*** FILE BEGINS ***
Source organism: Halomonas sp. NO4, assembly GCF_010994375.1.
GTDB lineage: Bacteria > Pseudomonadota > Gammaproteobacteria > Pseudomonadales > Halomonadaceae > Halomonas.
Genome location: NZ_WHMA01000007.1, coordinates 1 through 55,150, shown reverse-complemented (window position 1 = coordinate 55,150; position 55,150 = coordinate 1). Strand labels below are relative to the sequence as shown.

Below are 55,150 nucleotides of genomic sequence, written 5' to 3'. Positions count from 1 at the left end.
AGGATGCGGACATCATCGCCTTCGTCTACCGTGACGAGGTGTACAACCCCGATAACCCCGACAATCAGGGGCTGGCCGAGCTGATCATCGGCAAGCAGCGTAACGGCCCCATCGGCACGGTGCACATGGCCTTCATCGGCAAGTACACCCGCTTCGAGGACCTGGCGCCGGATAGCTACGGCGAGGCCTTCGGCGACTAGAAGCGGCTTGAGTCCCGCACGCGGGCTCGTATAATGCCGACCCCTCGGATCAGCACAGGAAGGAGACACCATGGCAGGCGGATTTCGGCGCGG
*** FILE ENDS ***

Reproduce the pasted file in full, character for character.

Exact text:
Source organism: Halomonas sp. NO4, assembly GCF_010994375.1.
GTDB lineage: Bacteria > Pseudomonadota > Gammaproteobacteria > Pseudomonadales > Halomonadaceae > Halomonas.
Genome location: NZ_WHMA01000007.1, coordinates 1 through 55,150, shown reverse-complemented (window position 1 = coordinate 55,150; position 55,150 = coordinate 1). Strand labels below are relative to the sequence as shown.

Below are 55,150 nucleotides of genomic sequence, written 5' to 3'. Positions count from 1 at the left end.
AGGATGCGGACATCATCGCCTTCGTCTACCGTGACGAGGTGTACAACCCCGATAACCCCGACAATCAGGGGCTGGCCGAGCTGATCATCGGCAAGCAGCGTAACGGCCCCATCGGCACGGTGCACATGGCCTTCATCGGCAAGTACACCCGCTTCGAGGACCTGGCGCCGGATAGCTACGGCGAGGCCTTCGGCGACTAGAAGCGGCTTGAGTCCCGCACGCGGGCTCGTATAATGCCGACCCCTCGGATCAGCACAGGAAGGAGACACCATGGCAGGCGGATTTCGGCGCGG